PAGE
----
First patient enrolled
This year, the first patient for the ACTOV trial was enrolled in the UK. This is the first Adaptive Therapy (AT) clinical trial for UK cancer patients and the first global experience testing AT in high-grade serous ovarian cancer (HGSOC), which is among the most fatal forms of all cancers.
The trial is a phase II randomised trial that will include 80 patients with ovarian cancer across nine hospitals in the UK. Half of the patients will receive six cycles of the standard dose of chemotherapy, while the other half will receive an adaptive therapy regimen of chemotherapy, meaning the dose of carboplatin will be adapted during treatment.
“Our local community in East London is disproportionally affected by cancer. That is why Barts Charity was keen to invest almost half a million pounds in this trial as this new treatment strategy has the potential to transform the lives of many people in our community,” said Dr Victoria King, Director of Funding & Impact at Barts Charity.
“We are very happy the first patient was enrolled. Adaptive therapy today is mostly being tested in prostate cancer. So, if this trial is successful, it is not only a game changer for women with ovarian cancer, but it would prove that the adaptive principles could also be extended to other cancer types,” says Rica Capistrano, Programme Director New Projects of the Anticancer Fund.
Investigating new ways to treat ovarian cancer
On average, 7,500 women in the UK are diagnosed with ovarian cancer each year, one of the most common types of cancer in women. The earlier ovarian cancer is diagnosed and treated, the better the chance of a cure.
But often it’s not recognised until it’s already spread and a cure is not possible. While ovarian cancer survival is improving, far too many women still lose their lives within 10 years of diagnosis.
The treatment approach, called Adaptive ChemoTherapy for Ovarian Cancer (ACTOV) will benefit 3,000 patients annually over the next three years.
“This strategy could transform cancer care: patients would receive fewer drugs, less often, and live longer with fewer treatment-related side effects. The trial aims to address the unmet need of therapy resistance. To maximise future public health gains, it is crucial that we learn from the patients who participate in this study.”Dr Michelle Lockley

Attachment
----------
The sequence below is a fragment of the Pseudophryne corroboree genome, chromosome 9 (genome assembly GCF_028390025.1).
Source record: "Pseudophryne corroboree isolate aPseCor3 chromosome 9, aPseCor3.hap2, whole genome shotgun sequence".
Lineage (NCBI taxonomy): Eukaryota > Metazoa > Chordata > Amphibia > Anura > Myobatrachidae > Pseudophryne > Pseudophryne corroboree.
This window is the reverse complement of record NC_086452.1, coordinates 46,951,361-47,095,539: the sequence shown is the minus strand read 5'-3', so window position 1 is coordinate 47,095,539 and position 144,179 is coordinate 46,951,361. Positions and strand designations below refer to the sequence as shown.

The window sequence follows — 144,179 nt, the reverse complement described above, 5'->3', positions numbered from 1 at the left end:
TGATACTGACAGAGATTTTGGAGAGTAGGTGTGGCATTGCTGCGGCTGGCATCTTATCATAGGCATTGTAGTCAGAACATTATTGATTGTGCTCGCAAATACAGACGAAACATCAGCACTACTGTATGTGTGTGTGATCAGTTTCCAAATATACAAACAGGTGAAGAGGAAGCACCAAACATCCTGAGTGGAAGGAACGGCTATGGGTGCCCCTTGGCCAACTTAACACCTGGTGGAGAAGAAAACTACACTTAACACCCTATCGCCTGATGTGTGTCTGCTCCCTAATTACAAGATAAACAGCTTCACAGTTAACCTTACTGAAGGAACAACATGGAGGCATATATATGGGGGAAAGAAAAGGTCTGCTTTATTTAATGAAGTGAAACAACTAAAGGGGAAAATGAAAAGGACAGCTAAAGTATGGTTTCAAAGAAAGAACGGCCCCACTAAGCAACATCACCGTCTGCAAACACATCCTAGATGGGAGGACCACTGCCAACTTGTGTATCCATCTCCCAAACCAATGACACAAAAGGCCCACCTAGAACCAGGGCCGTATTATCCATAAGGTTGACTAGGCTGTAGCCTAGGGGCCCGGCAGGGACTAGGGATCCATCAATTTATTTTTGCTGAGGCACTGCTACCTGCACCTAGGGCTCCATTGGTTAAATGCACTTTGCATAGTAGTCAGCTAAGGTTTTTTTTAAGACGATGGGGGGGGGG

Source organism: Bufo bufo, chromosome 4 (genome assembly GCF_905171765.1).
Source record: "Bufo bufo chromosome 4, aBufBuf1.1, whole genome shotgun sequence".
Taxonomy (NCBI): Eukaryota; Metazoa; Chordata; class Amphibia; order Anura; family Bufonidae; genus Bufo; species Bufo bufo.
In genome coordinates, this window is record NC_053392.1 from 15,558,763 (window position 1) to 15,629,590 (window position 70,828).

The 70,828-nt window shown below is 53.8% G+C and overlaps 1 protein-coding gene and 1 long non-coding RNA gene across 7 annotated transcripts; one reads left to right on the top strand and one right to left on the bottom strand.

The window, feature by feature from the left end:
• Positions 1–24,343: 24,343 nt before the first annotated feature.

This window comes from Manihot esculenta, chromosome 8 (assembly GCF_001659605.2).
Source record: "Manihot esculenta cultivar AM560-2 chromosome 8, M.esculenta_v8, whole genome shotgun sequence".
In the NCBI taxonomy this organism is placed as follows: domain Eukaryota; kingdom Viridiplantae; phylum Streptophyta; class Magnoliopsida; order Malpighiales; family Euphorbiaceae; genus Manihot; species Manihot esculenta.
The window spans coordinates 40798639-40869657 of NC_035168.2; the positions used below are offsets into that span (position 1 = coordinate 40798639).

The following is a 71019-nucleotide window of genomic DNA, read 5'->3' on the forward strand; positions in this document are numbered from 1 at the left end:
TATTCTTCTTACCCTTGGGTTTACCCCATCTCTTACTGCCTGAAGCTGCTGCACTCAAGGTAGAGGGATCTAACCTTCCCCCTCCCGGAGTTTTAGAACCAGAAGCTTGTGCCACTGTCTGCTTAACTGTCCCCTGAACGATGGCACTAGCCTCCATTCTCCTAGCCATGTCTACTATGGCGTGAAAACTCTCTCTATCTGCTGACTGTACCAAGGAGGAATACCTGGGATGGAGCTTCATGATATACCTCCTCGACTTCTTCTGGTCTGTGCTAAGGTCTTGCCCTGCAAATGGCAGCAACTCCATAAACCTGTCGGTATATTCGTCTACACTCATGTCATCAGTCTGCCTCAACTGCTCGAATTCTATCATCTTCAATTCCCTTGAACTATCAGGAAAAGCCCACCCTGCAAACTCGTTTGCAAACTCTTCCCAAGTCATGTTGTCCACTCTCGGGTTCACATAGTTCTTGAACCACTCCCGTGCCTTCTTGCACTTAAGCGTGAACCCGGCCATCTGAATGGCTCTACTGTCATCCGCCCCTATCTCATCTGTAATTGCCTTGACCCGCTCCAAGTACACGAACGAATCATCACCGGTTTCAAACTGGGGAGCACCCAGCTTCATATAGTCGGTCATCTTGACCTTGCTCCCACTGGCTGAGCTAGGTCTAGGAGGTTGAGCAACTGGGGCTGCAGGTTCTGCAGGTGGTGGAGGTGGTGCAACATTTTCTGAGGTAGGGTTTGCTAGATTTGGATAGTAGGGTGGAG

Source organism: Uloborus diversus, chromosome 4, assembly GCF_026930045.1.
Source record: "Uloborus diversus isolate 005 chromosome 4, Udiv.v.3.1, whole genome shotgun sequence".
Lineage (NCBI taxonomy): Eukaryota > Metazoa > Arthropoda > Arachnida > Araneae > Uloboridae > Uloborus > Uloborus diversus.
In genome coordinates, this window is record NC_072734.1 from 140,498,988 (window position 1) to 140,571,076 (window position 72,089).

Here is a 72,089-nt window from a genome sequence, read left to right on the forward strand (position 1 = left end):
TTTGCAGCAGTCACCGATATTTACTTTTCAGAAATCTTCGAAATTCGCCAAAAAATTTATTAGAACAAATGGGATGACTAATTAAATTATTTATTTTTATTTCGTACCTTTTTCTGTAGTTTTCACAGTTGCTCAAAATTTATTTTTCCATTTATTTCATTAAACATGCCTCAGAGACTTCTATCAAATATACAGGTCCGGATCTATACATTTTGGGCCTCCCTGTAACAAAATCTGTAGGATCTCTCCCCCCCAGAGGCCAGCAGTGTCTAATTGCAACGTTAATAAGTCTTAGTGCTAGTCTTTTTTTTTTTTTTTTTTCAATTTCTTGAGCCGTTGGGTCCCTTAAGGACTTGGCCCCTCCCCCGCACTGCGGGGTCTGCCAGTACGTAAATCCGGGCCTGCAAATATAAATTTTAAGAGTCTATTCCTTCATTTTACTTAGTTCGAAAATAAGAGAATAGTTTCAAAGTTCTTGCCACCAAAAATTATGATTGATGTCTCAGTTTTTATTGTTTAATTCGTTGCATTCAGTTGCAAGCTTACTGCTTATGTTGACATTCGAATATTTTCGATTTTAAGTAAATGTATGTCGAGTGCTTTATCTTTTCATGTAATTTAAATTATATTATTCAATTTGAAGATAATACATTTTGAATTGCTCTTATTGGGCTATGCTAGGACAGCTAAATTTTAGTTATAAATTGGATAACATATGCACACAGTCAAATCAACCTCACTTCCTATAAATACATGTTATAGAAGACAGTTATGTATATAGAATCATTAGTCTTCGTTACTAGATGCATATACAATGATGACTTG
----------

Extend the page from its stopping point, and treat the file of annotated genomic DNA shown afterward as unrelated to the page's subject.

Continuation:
Adaptive therapy explained
Adaptive Therapy (AT) is a novel, personalised treatment strategy in which drug doses are tailored for individual patients to prevent drug-resistance. Drug-resistant cancer cells usually grow more slowly than their drug-sensitive counterparts and this clinical trial plans to exploit this Achilles’ heel by prescribing periods without drugs.
This unique clinical trial approach may lead to more effective personalised treatments for patients with ovarian cancer, with the hope of extending patient survival. Dr Lockley says, “The unifying evolutionary principles we reveal could completely redefine the administration of diverse therapies in multiple cancer types.”
Clinical experience shows that when cancers relapse, repeated treatment with the same therapy is less effective. Adaptive therapy could achieve significant patient benefit by prolonging drug-sensitivity and extending tumour control, while at the same time, reducing chemotherapy dose and drug-induced toxicity.
The discoveries here will be generalisable and have the potential to radically redefine anti-cancer therapy and improve survival of patients receiving treatment for multiple cancer types.
This trial was funded jointly by Barts Charity and the Anticancer Fund.